You also have to remember every photograph has this fantastic ability to transport you back to the very moment you took it. To help you feel it all over again, like some kind of magical teleportation device. All you have to do is look at it and you're back there again, it might have been ten years ago and the memories are fading slightly but one look at that photograph and you're right back there at that moment in time, it's this sensation that makes a photograph priceless.
That for me is the raw power of photography, that single moment frozen in time hanging on your wall like a gateway or portal to a wonderful memory.
So tip number one is all about your mindset and not your camera. From my workshops, I have found this is by far the number one mistake people make.
Don't think what others would do, go with that inner artist in you and produce something that's yours. Don't be caught following the trend.
So we need to be true to ourselves and capture what we love.
Remember "You will always be good at what you love"
2.- Take the Time
To capture a photograph I treat every single image with the respect I feel it truly deserves.
We need to immerse ourselves deeply into it. It's not just pop out the camera, fire off 10 shots and move onto the next epic location.
That works for some people but to truly capture how a scene makes you feel you need to stop and think about how you can convey that.
Yes tip1 and tip 2 are very similar but stay with me.
In this modern world with the advances of digital photography (which by the way are amazing), we have sadly lost the respect for each individual photograph.
In days gone by photographers thought about their photographs a lot more as a roll of film had only a limited number of exposures on it. You had to really look at your photograph and invest some serious effort into it. Now people just keep on firing off different exposures and different angles and go home and select the one they like on their computer, which by the way is perfectly ok, just not what I like to do.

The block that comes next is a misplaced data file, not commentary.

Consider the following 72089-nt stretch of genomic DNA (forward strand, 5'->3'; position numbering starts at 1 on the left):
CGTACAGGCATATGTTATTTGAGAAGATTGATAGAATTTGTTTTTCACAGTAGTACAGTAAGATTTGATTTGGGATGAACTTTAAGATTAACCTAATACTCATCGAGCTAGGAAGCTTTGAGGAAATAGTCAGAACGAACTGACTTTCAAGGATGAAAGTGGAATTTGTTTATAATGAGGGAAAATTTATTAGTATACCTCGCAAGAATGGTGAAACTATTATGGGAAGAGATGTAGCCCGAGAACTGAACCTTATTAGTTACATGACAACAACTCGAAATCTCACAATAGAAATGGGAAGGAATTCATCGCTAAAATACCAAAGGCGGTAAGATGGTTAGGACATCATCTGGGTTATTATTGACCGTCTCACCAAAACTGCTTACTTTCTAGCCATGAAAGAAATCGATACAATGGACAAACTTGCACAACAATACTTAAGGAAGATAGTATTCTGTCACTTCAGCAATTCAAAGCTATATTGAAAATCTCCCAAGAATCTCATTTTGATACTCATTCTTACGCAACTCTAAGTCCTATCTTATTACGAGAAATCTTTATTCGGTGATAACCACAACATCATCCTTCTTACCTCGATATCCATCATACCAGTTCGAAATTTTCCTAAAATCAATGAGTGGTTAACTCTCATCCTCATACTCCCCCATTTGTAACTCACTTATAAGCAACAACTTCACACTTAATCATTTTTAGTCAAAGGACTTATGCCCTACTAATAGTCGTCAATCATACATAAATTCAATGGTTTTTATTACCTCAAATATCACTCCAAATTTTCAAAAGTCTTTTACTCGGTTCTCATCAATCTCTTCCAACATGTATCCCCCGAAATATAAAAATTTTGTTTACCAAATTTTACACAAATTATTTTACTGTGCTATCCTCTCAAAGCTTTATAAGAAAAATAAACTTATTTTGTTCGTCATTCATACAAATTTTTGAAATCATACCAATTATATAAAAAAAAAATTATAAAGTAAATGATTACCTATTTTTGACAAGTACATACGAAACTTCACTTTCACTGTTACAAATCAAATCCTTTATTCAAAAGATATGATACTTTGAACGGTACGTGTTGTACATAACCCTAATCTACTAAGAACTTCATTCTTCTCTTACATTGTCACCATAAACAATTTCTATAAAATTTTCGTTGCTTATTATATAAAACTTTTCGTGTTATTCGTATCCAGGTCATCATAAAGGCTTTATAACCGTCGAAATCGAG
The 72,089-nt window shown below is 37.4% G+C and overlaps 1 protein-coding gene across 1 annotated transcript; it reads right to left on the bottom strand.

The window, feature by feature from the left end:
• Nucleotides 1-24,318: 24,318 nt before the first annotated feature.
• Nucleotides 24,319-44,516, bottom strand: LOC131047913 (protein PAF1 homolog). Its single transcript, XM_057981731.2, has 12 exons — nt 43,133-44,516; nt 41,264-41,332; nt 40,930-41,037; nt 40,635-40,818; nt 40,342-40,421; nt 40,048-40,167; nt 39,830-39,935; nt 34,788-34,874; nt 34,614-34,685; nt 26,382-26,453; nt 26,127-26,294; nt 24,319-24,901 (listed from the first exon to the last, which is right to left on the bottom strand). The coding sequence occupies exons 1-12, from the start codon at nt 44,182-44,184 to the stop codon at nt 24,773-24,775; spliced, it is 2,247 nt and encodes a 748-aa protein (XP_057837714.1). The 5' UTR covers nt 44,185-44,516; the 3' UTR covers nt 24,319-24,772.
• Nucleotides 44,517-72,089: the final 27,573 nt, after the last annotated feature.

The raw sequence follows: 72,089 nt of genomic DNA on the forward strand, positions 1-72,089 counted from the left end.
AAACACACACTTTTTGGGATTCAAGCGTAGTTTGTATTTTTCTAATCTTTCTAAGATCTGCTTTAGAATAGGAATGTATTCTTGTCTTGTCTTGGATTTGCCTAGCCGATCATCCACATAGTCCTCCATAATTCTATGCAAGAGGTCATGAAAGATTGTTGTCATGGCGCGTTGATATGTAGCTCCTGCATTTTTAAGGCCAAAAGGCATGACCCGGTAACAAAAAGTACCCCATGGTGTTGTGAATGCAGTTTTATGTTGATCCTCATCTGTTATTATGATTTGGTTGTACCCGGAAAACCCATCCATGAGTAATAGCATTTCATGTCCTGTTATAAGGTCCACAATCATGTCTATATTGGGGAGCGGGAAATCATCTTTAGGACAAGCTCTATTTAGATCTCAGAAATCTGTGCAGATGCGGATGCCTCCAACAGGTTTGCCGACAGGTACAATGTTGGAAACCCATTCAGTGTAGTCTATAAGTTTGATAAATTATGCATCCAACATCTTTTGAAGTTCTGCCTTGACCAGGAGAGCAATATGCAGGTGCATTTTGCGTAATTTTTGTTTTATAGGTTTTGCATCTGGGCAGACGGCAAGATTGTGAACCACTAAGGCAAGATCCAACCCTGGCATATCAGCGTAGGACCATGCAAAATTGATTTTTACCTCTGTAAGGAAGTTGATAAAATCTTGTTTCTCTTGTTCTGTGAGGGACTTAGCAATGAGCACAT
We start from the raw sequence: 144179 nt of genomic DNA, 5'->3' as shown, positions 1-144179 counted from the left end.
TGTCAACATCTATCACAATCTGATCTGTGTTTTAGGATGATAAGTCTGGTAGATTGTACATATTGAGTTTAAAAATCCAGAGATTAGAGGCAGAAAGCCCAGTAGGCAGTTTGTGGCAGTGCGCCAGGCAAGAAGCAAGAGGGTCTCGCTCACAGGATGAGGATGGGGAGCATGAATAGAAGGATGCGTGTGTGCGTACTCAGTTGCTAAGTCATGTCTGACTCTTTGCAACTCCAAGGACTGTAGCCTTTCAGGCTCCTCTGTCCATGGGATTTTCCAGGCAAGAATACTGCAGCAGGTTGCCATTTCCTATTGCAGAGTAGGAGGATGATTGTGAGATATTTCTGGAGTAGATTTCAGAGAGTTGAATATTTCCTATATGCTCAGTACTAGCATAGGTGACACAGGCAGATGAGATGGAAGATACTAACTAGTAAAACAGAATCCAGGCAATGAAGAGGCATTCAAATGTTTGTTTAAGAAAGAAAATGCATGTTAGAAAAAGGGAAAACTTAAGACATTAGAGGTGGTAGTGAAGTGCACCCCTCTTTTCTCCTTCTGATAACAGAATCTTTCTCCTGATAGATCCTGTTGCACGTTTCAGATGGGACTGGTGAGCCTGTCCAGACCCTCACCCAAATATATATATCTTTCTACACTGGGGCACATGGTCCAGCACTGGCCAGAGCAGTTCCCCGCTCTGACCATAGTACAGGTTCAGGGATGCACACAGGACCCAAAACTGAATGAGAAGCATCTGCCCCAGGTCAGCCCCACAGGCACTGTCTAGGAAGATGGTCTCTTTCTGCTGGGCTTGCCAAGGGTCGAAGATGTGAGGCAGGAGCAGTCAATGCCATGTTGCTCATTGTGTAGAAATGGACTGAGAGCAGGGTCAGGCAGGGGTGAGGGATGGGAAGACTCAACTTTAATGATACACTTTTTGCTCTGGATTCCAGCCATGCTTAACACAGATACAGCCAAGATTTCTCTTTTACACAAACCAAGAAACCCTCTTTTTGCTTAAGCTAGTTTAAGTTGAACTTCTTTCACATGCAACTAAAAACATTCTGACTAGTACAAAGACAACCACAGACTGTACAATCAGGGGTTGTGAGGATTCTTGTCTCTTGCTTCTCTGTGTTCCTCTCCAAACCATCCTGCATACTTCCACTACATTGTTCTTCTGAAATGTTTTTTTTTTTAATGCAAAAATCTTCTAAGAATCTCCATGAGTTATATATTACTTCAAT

Photography is not about going out and shooting so fast it's nearly video with over 400 photographs in a single hour. This hit and miss strategy is about luck and not conveying any insight into your photograph.
I urge workshop clients to slow down, to take a breath enjoy the moment and see the image speak through all the noise around them. If you take a shot and don't like it then ask yourself why and learn from it.
Most photographers try to learn from the shots they like. My whole point is to take fewer photographs you don't like so when that magical moment surfaces you don't mess it up. The bad shots are the ones to learn from.
Years ago I was out taking photographs with a very well known photographer and I noticed he just completely slowed down, he seemed to exaggerate everything he did, sat and looked around for 30 mins then just got up took his camera out of his bag and fired off 6 or 7 shots all with different compositions, put the camera back in the bag and sat down his work done.
That completely blew my mind at the time, what's worse is all his photographs were better than mine. That's when I noticed he was working the way I always wanted to. This single event changed everything for me.
Yes life is crazy busy now and we are all rushing around trying to cram the most into our day but that will never work for photography.
It's a bit like cooking, cook roast pork in an oven for hours and it's just divine, put the same bit of meat in a large microwave for 30 mins and yes it's probably cooked but who wants to eat that? Ps... as I am starting to go more vegan so I really deliberated over this example :-)
Certain Photography is simple.
Needing to travel to stunningly beautiful places to take good photographs, then for me that's not photography.
You can't fail by going to a stunning place and taking that photo we have all seen on Instagram or Facebook, that's merely monkey see monkey do.
To capture a photograph of an incredibly beautiful place you just need to be there, it's really that simple.